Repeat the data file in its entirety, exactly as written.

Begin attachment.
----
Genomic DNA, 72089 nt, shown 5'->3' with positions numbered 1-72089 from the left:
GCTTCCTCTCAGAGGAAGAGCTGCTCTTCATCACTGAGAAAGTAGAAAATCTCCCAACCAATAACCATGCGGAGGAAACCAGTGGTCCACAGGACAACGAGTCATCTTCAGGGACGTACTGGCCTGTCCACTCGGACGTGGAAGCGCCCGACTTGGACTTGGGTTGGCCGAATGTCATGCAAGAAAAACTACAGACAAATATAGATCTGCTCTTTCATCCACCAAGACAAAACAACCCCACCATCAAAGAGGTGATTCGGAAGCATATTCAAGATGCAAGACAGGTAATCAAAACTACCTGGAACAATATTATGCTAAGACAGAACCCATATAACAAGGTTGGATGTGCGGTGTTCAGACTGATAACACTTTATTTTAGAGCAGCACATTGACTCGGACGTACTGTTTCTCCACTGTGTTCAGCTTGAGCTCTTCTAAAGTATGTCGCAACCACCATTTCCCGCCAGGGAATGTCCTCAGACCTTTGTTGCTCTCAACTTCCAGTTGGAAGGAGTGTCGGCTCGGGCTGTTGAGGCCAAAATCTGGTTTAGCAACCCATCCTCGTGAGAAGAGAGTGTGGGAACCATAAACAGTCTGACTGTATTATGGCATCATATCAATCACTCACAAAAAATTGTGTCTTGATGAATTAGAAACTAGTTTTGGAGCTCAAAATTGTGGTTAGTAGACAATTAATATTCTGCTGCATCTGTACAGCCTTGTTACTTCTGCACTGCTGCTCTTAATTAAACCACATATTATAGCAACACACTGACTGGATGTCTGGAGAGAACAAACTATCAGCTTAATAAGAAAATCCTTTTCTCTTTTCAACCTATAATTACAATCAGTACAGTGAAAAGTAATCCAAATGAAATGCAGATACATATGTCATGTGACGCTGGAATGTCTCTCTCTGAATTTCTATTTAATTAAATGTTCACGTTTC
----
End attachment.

Genomic DNA, 72089 nt, shown 5'->3' with positions numbered 1-72089 from the left:
GCTTCCTCTCAGAGGAAGAGCTGCTCTTCATCACTGAGAAAGTAGAAAATCTCCCAACCAATAACCATGCGGAGGAAACCAGTGGTCCACAGGACAACGAGTCATCTTCAGGGACGTACTGGCCTGTCCACTCGGACGTGGAAGCGCCCGACTTGGACTTGGGTTGGCCGAATGTCATGCAAGAAAAACTACAGACAAATATAGATCTGCTCTTTCATCCACCAAGACAAAACAACCCCACCATCAAAGAGGTGATTCGGAAGCATATTCAAGATGCAAGACAGGTAATCAAAACTACCTGGAACAATATTATGCTAAGACAGAACCCATATAACAAGGTTGGATGTGCGGTGTTCAGACTGATAACACTTTATTTTAGAGCAGCACATTGACTCGGACGTACTGTTTCTCCACTGTGTTCAGCTTGAGCTCTTCTAAAGTATGTCGCAACCACCATTTCCCGCCAGGGAATGTCCTCAGACCTTTGTTGCTCTCAACTTCCAGTTGGAAGGAGTGTCGGCTCGGGCTGTTGAGGCCAAAATCTGGTTTAGCAACCCATCCTCGTGAGAAGAGAGTGTGGGAACCATAAACAGTCTGACTGTATTATGGCATCATATCAATCACTCACAAAAAATTGTGTCTTGATGAATTAGAAACTAGTTTTGGAGCTCAAAATTGTGGTTAGTAGACAATTAATATTCTGCTGCATCTGTACAGCCTTGTTACTTCTGCACTGCTGCTCTTAATTAAACCACATATTATAGCAACACACTGACTGGATGTCTGGAGAGAACAAACTATCAGCTTAATAAGAAAATCCTTTTCTCTTTTCAACCTATAATTACAATCAGTACAGTGAAAAGTAATCCAAATGAAATGCAGATACATATGTCATGTGACGCTGGAATGTCTCTCTCTGAATTTCTATTTAATTAAATGTTCACGTTTC